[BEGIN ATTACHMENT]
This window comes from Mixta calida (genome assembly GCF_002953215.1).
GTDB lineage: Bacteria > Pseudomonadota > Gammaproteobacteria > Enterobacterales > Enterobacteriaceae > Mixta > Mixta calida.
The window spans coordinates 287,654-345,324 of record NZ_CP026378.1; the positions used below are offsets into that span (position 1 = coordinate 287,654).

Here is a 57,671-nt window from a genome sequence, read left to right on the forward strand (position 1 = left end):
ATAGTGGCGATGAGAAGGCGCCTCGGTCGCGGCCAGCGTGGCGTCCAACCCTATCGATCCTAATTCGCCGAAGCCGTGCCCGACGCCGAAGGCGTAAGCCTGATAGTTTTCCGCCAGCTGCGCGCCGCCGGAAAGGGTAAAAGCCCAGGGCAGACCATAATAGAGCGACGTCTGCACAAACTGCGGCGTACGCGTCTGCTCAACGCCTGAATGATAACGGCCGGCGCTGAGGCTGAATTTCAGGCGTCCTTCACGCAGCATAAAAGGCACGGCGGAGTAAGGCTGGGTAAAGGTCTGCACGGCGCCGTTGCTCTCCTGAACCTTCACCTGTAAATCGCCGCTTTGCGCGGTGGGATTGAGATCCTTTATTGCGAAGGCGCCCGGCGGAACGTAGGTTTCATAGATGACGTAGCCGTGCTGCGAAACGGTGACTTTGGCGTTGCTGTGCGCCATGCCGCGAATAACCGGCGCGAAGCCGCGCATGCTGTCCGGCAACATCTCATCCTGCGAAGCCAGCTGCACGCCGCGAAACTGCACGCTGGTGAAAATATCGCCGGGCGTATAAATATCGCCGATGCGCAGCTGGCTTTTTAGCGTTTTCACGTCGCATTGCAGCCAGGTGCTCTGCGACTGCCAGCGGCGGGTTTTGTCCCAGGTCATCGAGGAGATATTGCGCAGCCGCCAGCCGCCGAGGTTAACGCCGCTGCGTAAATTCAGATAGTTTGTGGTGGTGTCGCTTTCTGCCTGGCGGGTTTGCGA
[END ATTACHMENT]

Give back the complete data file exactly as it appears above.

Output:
This window comes from Mixta calida (genome assembly GCF_002953215.1).
GTDB lineage: Bacteria > Pseudomonadota > Gammaproteobacteria > Enterobacterales > Enterobacteriaceae > Mixta > Mixta calida.
The window spans coordinates 287,654-345,324 of record NZ_CP026378.1; the positions used below are offsets into that span (position 1 = coordinate 287,654).

Here is a 57,671-nt window from a genome sequence, read left to right on the forward strand (position 1 = left end):
ATAGTGGCGATGAGAAGGCGCCTCGGTCGCGGCCAGCGTGGCGTCCAACCCTATCGATCCTAATTCGCCGAAGCCGTGCCCGACGCCGAAGGCGTAAGCCTGATAGTTTTCCGCCAGCTGCGCGCCGCCGGAAAGGGTAAAAGCCCAGGGCAGACCATAATAGAGCGACGTCTGCACAAACTGCGGCGTACGCGTCTGCTCAACGCCTGAATGATAACGGCCGGCGCTGAGGCTGAATTTCAGGCGTCCTTCACGCAGCATAAAAGGCACGGCGGAGTAAGGCTGGGTAAAGGTCTGCACGGCGCCGTTGCTCTCCTGAACCTTCACCTGTAAATCGCCGCTTTGCGCGGTGGGATTGAGATCCTTTATTGCGAAGGCGCCCGGCGGAACGTAGGTTTCATAGATGACGTAGCCGTGCTGCGAAACGGTGACTTTGGCGTTGCTGTGCGCCATGCCGCGAATAACCGGCGCGAAGCCGCGCATGCTGTCCGGCAACATCTCATCCTGCGAAGCCAGCTGCACGCCGCGAAACTGCACGCTGGTGAAAATATCGCCGGGCGTATAAATATCGCCGATGCGCAGCTGGCTTTTTAGCGTTTTCACGTCGCATTGCAGCCAGGTGCTCTGCGACTGCCAGCGGCGGGTTTTGTCCCAGGTCATCGAGGAGATATTGCGCAGCCGCCAGCCGCCGAGGTTAACGCCGCTGCGTAAATTCAGATAGTTTGTGGTGGTGTCGCTTTCTGCCTGGCGGGTTTGCGA